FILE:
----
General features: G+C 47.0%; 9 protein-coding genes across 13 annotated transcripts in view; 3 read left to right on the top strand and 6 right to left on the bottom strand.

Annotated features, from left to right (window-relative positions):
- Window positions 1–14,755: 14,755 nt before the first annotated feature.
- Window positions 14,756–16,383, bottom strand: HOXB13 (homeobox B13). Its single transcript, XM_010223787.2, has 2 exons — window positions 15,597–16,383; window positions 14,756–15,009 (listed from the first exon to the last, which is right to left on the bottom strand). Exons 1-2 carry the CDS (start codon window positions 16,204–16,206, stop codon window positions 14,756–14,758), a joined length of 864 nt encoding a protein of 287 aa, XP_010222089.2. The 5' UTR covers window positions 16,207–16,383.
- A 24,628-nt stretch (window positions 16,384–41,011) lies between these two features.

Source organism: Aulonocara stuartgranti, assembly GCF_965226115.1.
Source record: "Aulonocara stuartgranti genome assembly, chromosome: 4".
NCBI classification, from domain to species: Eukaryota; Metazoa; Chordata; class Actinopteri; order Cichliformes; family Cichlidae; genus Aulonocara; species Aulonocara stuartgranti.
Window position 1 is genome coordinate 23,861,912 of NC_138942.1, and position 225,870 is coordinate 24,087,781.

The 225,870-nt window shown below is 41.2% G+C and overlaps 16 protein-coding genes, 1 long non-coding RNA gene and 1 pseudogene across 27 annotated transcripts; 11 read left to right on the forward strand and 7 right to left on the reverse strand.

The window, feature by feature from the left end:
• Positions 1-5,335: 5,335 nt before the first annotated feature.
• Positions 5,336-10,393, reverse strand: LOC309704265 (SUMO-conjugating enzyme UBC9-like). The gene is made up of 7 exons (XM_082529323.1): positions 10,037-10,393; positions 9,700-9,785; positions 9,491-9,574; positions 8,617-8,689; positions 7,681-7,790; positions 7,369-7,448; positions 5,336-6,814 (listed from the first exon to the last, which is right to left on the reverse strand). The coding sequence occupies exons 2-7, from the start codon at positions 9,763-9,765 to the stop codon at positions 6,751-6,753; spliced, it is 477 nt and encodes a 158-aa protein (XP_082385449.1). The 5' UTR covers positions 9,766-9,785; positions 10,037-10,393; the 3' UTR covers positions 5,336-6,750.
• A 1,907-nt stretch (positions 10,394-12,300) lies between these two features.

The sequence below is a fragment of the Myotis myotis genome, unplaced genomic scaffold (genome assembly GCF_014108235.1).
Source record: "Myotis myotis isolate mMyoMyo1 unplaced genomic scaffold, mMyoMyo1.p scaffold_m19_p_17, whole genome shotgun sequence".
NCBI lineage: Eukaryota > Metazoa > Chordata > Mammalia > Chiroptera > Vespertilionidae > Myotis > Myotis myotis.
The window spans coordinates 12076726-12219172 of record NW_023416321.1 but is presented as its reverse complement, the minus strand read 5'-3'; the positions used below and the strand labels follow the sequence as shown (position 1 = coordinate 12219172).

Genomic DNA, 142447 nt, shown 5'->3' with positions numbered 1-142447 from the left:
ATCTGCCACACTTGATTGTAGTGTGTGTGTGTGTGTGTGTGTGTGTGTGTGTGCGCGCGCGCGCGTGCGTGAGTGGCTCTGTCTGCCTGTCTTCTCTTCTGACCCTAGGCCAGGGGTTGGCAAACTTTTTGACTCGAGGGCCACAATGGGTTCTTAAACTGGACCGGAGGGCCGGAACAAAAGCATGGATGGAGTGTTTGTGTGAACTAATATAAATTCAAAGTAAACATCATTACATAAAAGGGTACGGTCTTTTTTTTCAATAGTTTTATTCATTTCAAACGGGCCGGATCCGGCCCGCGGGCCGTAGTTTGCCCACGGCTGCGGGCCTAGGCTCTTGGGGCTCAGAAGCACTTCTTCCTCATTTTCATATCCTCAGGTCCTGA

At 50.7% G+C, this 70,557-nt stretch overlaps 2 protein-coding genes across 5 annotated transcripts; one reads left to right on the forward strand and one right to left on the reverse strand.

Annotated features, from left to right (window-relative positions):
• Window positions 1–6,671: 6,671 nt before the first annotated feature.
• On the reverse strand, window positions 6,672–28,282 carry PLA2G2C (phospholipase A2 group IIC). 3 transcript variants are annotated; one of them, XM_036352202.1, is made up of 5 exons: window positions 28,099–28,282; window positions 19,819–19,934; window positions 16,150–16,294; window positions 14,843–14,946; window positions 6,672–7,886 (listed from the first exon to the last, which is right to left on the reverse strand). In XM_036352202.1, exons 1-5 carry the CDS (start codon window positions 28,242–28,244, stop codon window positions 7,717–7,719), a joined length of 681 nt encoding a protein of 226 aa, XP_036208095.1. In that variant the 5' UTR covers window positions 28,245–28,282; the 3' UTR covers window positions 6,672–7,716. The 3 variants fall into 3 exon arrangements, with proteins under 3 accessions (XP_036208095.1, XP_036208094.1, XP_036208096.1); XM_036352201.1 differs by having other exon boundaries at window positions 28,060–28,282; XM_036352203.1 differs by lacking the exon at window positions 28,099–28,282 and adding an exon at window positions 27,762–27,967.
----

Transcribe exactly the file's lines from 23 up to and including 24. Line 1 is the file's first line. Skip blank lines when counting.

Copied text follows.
• Window positions 1–6,671: 6,671 nt before the first annotated feature.
• On the reverse strand, window positions 6,672–28,282 carry PLA2G2C (phospholipase A2 group IIC). 3 transcript variants are annotated; one of them, XM_036352202.1, is made up of 5 exons: window positions 28,099–28,282; window positions 19,819–19,934; window positions 16,150–16,294; window positions 14,843–14,946; window positions 6,672–7,886 (listed from the first exon to the last, which is right to left on the reverse strand). In XM_036352202.1, exons 1-5 carry the CDS (start codon window positions 28,242–28,244, stop codon window positions 7,717–7,719), a joined length of 681 nt encoding a protein of 226 aa, XP_036208095.1. In that variant the 5' UTR covers window positions 28,245–28,282; the 3' UTR covers window positions 6,672–7,716. The 3 variants fall into 3 exon arrangements, with proteins under 3 accessions (XP_036208095.1, XP_036208094.1, XP_036208096.1); XM_036352201.1 differs by having other exon boundaries at window positions 28,060–28,282; XM_036352203.1 differs by lacking the exon at window positions 28,099–28,282 and adding an exon at window positions 27,762–27,967.